What is emotional inteligence?
Emotional intelligence, the most in-demand 'soft skill' in the workplace
Joy, nerves, surprise, anger, calm, disappointment... managing the roller-coaster of emotions that we experience on a daily basis is not easy. However, emotional intelligence is becoming increasingly important as a way to achieve happiness in all aspects of our lives, including the workplace. Do you want to learn to be happy?
Emotions influence our daily lives. The book Emotional Intelligence published in 1995 by the American psychologist Daniel Goleman launched this discipline worldwide. Even the United Nations Educational, Scientific and Cultural Organization (UNESCO) launched an initiative in 2002 in which it sent a statement including ten basic principles to the education ministers of 140 countries to launch social and emotional learning programs.
What is emotional intelligence and what is it for?
According to Goleman, emotional intelligence is the ability to recognise our own feelings and those of others, to guide us and to better manage our relationships. What is it for? It's mainly useful for understanding more of our own emotional information and that of others because emotion is the physical expression of our mind and it never lies. Emotions inform us how our mind is processing what we experience and this is very useful both in our personal and professional lives because it allows us, for example, to be aware of what we say and the way we say it.
Can the proper management of emotions lead to happiness? Emotional intelligence helps us to overcome those negative attitudes, beliefs and habits that condition us and limit us, and thus prevent us from realising our full potential. Timothy Gallwey, author of numerous books on developing personal and professional excellence, stated that in this regard, the way we perform in life can be summed up by a simple equation: p (performance) = P (potential) - I (interference). In other words, the less negative emotional interference we have, the more potential we will achieve.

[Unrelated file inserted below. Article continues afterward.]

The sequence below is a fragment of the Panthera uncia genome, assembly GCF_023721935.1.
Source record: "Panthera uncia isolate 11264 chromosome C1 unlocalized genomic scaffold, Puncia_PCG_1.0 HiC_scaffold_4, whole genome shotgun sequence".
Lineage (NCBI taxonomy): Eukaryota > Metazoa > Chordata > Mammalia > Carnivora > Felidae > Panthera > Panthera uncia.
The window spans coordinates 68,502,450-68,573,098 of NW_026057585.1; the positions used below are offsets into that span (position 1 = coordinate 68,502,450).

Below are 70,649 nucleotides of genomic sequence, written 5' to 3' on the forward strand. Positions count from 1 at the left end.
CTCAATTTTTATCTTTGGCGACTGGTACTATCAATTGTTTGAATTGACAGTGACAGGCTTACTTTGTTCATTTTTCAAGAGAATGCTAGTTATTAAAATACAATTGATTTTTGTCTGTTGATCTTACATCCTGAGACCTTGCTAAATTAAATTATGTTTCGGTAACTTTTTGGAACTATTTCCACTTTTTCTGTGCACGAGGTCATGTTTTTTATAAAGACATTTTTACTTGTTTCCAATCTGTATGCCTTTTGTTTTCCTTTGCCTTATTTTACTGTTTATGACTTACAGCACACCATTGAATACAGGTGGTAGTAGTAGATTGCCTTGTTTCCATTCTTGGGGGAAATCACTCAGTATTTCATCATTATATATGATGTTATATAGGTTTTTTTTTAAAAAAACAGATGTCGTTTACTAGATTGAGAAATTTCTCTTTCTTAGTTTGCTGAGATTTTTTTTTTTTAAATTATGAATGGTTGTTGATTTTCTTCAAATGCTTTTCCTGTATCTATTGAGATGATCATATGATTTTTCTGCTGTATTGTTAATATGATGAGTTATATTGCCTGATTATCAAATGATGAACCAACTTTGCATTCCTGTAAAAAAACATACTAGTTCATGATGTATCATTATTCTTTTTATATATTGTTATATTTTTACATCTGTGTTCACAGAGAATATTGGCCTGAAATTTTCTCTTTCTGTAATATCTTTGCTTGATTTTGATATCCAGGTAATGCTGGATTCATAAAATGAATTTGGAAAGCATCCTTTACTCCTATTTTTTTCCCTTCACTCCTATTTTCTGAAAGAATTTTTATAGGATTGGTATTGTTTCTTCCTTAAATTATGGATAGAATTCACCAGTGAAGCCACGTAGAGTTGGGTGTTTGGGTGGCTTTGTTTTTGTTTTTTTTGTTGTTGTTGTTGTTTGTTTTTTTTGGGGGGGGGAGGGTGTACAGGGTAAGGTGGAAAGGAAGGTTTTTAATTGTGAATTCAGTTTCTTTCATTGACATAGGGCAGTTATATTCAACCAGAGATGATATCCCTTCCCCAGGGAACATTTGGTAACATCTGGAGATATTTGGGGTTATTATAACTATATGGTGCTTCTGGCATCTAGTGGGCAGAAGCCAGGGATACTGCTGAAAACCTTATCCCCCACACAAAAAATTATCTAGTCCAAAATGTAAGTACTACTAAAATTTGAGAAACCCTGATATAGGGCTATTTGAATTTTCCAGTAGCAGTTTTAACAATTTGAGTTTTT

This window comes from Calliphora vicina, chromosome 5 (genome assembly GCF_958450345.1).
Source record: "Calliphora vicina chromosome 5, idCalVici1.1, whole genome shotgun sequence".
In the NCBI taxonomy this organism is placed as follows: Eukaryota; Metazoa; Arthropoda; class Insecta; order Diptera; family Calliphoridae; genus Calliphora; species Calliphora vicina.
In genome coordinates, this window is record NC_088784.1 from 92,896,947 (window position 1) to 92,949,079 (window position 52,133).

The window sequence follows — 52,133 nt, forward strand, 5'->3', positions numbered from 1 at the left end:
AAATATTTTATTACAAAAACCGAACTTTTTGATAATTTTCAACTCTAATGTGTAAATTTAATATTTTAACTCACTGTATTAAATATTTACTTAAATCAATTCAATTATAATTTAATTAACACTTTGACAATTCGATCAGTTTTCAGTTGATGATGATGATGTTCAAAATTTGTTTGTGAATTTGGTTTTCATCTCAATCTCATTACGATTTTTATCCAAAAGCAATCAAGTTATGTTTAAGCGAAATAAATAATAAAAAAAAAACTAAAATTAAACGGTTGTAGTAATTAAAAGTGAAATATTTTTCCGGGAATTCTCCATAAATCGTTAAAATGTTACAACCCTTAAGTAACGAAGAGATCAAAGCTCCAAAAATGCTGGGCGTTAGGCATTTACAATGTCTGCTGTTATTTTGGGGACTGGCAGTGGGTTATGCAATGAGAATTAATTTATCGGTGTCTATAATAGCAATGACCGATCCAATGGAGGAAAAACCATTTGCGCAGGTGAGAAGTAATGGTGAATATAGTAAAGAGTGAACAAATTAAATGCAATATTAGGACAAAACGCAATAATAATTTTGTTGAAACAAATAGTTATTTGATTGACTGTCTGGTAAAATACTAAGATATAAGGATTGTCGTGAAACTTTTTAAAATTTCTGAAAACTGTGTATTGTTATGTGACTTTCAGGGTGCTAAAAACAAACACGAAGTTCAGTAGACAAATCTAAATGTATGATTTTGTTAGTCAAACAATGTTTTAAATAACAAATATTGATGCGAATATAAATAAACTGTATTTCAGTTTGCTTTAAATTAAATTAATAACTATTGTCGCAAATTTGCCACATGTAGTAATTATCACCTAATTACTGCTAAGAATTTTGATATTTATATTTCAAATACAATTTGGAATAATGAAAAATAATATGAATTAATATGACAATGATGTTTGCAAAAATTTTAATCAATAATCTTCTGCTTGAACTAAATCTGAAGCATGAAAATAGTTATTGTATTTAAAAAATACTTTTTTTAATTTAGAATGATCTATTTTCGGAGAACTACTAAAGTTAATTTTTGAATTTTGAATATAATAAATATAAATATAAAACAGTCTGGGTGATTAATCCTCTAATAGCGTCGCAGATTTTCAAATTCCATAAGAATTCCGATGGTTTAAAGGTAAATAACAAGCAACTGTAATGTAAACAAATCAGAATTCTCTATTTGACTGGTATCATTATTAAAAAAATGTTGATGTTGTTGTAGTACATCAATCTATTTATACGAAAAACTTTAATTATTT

Emotional intelligence in the company
Emotional intelligence in the workplace is one of the most sought-after skills by companies in today's business world, especially as most repetitive and routine tasks are now automated. In fact, according to a recent CapGemini study called Emotional Intelligence: The Essential Skillset For The Age Of AI, 76% of managers believe that employees should develop these skills, since they will have to adapt to roles that deal more with people and clients.
According to the report, the same percentage believe that employees will have to take on more tasks requiring emotional skills that cannot be automated, such as empathy, persuasion and teamwork. Generally speaking, 83% of companies say that having staff with good skills in emotional intelligence will be essential to achieving success in the coming years.
According to Goleman, high IQ is only capable of predicting 20% of the factors for success, while the remaining 80% depend on other variables such as social class, luck and, to a large extent, emotional intelligence. Something similar happens in companies, according to the study: 60% of organisations with an emotionally intelligent workforce achieve 20% better results than others in various business indicators such as productivity, employee satisfaction, market share and customer service.
How to develop emotional intelligence
Can you learn to be emotionally intelligent? The answer is yes, although it is neither simple nor achieved overnight. These are five key elements for emotional intelligence to work.
Possessing a deep understanding of our emotions and also our impulses, helping us to react to them in a positive way.
Controlling the emotions that generate negativity - anxiety, sadness, anger, etc.-. It's not about repressing those feelings because they have their usefulness, but it's about finding the balance so as not to become their prisoner.
Emotionally intelligent people are characterised by having the willpower and inner strength required to achieve their goals. Optimism is an essential requirement for achieving goals.
The ability to put yourself in other people's shoes is key, understanding their feelings and motivations without assuming they are the same as yours.
This involves relating to the people around us seeking not only to benefit ourselves, but also to benefit others.